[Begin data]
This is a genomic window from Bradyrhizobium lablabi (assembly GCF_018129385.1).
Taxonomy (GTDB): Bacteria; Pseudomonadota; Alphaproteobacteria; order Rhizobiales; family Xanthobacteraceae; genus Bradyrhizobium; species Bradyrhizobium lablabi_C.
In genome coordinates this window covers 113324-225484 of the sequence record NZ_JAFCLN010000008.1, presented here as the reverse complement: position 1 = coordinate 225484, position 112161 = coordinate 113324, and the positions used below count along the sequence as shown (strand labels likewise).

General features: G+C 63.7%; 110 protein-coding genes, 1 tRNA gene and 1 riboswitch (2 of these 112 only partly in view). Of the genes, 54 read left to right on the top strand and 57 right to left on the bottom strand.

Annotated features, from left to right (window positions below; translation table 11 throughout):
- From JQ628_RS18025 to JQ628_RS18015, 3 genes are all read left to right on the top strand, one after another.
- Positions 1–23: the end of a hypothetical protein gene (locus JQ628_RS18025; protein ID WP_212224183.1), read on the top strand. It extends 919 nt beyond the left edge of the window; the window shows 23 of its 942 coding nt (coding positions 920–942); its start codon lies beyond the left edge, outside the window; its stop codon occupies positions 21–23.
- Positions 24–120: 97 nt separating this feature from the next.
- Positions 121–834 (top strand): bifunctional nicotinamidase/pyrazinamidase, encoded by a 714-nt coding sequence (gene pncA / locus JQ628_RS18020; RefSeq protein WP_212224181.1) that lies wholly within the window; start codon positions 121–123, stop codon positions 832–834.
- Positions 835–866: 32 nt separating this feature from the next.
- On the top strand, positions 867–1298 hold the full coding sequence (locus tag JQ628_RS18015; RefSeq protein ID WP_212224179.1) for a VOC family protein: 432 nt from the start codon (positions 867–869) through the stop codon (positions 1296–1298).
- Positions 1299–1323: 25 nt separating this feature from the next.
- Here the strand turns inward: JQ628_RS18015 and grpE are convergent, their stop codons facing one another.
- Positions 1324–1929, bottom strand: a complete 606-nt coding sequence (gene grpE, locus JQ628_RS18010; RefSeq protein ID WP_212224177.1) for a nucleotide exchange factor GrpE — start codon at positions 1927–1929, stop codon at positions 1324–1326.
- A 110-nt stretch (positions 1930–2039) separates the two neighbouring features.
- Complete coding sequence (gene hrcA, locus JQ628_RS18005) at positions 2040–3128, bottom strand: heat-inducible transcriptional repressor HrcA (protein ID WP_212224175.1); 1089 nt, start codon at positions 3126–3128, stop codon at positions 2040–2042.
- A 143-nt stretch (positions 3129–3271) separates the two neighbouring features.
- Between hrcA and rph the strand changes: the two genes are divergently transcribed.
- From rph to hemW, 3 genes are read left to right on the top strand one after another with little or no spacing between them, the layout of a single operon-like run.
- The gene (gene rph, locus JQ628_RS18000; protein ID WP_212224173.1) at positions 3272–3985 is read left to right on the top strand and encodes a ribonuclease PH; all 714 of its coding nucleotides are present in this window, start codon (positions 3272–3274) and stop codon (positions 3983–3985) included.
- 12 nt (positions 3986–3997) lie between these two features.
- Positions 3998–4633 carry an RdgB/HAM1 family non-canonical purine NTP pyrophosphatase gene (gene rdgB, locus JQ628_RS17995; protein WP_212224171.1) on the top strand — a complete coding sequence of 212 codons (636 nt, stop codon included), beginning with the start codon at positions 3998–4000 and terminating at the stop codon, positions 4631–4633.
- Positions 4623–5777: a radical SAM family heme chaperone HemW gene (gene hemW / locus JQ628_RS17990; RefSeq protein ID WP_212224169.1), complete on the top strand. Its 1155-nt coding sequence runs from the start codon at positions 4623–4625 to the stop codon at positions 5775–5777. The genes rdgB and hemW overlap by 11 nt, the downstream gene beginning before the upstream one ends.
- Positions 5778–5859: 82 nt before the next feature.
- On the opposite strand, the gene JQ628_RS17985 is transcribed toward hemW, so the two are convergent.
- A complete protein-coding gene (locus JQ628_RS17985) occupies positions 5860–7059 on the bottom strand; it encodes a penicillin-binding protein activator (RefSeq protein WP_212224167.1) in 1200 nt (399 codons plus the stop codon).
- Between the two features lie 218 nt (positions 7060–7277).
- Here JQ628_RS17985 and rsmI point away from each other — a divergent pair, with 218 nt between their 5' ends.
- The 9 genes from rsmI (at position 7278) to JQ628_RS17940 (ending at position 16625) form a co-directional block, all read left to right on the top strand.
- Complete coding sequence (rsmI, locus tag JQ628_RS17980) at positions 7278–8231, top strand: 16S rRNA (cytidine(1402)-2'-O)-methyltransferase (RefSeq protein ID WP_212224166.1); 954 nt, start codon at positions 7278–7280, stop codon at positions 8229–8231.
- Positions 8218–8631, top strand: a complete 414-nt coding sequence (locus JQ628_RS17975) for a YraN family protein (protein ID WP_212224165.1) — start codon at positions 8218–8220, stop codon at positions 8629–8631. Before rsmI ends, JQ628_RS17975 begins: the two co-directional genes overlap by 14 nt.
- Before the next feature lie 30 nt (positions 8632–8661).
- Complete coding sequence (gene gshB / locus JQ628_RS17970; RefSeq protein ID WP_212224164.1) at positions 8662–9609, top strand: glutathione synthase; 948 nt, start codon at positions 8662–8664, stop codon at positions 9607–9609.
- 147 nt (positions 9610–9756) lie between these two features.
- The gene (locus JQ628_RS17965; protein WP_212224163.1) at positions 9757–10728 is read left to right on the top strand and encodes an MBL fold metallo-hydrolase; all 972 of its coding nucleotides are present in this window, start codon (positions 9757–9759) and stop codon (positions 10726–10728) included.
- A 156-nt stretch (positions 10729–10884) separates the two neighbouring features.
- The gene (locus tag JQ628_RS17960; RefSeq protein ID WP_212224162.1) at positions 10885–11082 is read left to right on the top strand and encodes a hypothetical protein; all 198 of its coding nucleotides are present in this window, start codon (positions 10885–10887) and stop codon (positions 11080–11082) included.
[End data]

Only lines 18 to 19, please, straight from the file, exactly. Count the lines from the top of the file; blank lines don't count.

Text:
- Between hrcA and rph the strand changes: the two genes are divergently transcribed.
- From rph to hemW, 3 genes are read left to right on the top strand one after another with little or no spacing between them, the layout of a single operon-like run.